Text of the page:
Gilbert, Daniel C., Esq. Vidalia, Miss., Oct. 22, te. 25, at the residence of Lewis Pipes, in Adams Co., near Natchez, a member of the Louisiana bar. Mr. G. was born at the family residence in Concordia Parish, April 2, 1833, and was consequently in his 26th year. Classically educated, he completed his law studies at the university of Louisiana, was admitted to the bar in Concordia, opened a law office at Vidalia, and had been just nominated to the office of recorder of the parish. He was a young gentleman of decided character, of great moral firmness and unswerving integrity; warm and genial in his associations and friendships ; true as steel to his word and principles, and a firm and consistent democrat in political faith. But the crowning glory or his character was love and reverence to his widowed mother, and a more than paternal care and oversight extended to his younger brothers, now in a course of collegiate education. The oldest son, he assumed the duties of guardian and head of the family immediately after the death of his lamented father, who was an eminent Louisiana planter.Griffing, Rev. James, Clairborne Co., Miss., July 12, re. 76. He was a plain, substantial, unpretending man, a zealous local preacher, and a professor of religion for more than 50 years; and his piety was of that pure and fervent kind that sustains the Christian amid the conflicts of life, and envelops his dying bed with the halo of immortality.Gwin, Mrs. Mary, Brunswick Place, Miss., June 22, te. 80, mother of Hon. Win. W. Gwin, senator from California.

[(Source: Annual obituary notices of eminent people of the United States in 1858)
Submitted by Linda Blue Dietz]
 


HENRY and METZ
Mrs. E.C. Henry and Mr. Edward Metz died suddenly in Natchez last week. The latter was found dead in his bed.
[Memphis Daily Avalanche, 5 Jun 1867 - Submitted by K. Torp] 



Lacey, Tom
    Vicksburg, March 7 --   Tom Lacey, a Negro man, died at the State Charity Hospital Saturday morning following fatal burns that he received after his clothing took fire at his home on Main street.  In some manner the Negro spilled some oil from a lamp on his clothing which took fire, and he ran out of the house and out Main street, screaming as he ran, with the __ing mass of flames almost enveloping his body.  Mr. Florian Furguson, who resides on Main street was awakened by the screams of the Negro and went to his rescue.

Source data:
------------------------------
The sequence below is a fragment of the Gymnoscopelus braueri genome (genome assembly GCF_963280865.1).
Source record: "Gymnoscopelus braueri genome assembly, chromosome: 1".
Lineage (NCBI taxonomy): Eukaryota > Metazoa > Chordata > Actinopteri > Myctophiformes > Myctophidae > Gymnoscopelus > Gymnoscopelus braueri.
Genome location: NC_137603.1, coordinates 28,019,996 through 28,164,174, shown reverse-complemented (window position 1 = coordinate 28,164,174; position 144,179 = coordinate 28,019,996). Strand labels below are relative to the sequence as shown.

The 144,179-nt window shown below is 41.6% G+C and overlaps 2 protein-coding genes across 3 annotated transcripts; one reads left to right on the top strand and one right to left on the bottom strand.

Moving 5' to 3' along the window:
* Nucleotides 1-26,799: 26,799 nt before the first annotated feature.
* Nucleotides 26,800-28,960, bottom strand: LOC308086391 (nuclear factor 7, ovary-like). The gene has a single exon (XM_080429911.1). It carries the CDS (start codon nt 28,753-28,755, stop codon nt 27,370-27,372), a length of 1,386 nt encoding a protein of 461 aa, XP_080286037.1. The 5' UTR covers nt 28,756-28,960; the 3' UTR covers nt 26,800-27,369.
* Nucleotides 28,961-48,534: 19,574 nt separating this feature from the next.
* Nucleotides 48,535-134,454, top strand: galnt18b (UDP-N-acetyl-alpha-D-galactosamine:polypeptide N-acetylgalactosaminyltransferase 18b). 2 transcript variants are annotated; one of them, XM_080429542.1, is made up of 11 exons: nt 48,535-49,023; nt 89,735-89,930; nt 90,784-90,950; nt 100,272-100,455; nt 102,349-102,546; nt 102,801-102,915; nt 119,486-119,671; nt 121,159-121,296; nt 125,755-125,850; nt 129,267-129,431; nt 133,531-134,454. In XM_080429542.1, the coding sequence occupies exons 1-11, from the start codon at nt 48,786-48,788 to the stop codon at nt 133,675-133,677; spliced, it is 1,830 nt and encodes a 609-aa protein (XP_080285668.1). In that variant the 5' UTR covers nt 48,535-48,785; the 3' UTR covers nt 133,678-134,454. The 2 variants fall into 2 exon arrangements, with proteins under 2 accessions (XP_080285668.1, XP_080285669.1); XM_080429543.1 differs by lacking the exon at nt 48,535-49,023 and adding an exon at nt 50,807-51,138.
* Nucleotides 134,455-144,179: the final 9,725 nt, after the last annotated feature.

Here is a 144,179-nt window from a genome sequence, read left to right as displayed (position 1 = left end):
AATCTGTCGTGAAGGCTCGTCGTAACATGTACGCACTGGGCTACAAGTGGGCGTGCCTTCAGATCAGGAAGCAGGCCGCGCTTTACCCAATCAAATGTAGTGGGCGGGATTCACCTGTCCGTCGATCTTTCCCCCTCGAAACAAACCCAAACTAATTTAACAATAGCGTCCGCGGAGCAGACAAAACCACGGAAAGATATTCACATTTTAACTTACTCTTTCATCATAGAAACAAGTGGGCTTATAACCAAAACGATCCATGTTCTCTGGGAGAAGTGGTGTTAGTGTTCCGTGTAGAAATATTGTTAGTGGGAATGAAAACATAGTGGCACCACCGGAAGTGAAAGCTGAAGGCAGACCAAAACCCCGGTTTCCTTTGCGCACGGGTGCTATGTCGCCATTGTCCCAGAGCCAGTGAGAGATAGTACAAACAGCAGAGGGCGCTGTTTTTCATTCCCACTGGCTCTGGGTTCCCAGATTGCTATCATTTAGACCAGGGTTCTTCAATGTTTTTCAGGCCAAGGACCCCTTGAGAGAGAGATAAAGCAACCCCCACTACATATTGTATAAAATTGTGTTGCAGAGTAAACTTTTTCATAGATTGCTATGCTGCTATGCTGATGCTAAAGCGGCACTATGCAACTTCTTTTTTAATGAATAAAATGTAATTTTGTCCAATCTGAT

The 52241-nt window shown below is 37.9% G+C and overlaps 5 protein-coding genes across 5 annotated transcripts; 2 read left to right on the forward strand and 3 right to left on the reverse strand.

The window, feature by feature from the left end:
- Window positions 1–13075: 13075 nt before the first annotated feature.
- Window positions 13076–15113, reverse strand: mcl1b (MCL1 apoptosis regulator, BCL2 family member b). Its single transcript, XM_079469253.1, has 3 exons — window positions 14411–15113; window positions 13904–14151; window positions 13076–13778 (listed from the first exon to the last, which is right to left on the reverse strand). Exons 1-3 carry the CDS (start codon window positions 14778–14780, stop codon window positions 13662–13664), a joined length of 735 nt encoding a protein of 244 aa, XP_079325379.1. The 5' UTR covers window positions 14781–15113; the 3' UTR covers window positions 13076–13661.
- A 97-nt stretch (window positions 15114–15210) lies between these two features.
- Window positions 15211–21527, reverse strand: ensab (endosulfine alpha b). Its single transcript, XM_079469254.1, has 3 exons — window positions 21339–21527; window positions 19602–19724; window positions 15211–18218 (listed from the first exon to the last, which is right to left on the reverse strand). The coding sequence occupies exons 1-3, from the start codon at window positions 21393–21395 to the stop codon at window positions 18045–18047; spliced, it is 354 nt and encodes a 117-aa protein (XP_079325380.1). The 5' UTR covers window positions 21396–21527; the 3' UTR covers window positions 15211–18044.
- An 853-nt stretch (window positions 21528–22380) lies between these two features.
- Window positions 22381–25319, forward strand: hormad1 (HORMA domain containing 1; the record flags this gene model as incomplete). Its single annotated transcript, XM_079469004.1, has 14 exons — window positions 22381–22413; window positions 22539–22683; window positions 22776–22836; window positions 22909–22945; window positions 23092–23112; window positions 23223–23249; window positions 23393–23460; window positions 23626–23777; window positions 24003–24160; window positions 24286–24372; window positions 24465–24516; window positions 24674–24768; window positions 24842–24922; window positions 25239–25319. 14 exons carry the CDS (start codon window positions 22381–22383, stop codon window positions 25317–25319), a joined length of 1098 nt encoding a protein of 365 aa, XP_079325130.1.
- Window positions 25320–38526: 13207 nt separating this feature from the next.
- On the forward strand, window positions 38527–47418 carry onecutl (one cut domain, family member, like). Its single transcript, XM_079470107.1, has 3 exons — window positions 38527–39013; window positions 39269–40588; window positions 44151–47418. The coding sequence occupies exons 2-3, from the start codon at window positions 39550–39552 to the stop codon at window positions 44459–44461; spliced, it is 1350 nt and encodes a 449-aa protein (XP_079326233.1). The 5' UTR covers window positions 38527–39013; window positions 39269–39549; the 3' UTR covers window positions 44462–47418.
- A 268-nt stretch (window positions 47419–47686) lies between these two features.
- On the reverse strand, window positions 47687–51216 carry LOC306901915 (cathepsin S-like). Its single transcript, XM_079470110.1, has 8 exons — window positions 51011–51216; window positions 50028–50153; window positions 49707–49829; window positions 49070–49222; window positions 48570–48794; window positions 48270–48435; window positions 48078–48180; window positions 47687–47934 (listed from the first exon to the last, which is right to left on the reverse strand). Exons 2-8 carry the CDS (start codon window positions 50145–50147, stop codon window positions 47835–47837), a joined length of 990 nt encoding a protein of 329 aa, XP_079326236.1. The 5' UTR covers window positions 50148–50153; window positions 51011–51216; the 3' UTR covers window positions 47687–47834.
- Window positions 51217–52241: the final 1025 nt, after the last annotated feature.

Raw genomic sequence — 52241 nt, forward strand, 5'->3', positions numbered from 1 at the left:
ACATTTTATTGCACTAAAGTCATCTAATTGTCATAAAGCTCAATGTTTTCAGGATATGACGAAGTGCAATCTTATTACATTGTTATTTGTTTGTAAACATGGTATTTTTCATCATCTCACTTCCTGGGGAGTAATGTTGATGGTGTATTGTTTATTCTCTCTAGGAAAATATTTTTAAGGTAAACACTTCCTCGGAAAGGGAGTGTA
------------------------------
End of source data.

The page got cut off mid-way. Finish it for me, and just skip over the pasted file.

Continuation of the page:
[The Daily Herald, Chicago, IL, March 3, 1916]



Leake, Walter M. Mortuary Notice
In Natchez, Walter M. Leake, Esq. Marshal of Mississippi State.
[newspaper unknown, 23 Jul 1823 - Submitted by K. Torp]


Metcalf, J.O.
J. O. Metcalf
, a Justice of the Peace, was found dead in his room in Natchez last Sunday night.  Death was caused by stricture of the esophagus. [Brookhaven Ledger, December 2, 1880 - Submitted by Debora Reese] 

Walker, Captain Andrew
February 25, 1808

Departed this life at the town of Washington, on the 11th inst. Capt. Andrew Walker, an old Revolutionary Officer of the Penn. Line, and a member of the Cincinnati.  The Captain was a child of "Green Erin", many of whose heroic sons, combined with the patriots of America, to achieve the independence of our country and maintain its liberties against the proud and imperious power of Great Britain.  The Captain was an honest, intelligent man, and remained firmly attached to the principles of '76 to the end of his life.  he has left an only daughter now in her minority.  By his last will and testament, he appointed Mr. Samuel Postelthwait of the City of Natchez, his sole executor and guardian to his daughter.



Whitlock, Lily
Miss Lily Whitlock of Natchez, died last Saturday.
[Clarion, 10 Feb 1886 - Submitted by Barb Ziegenmeyer]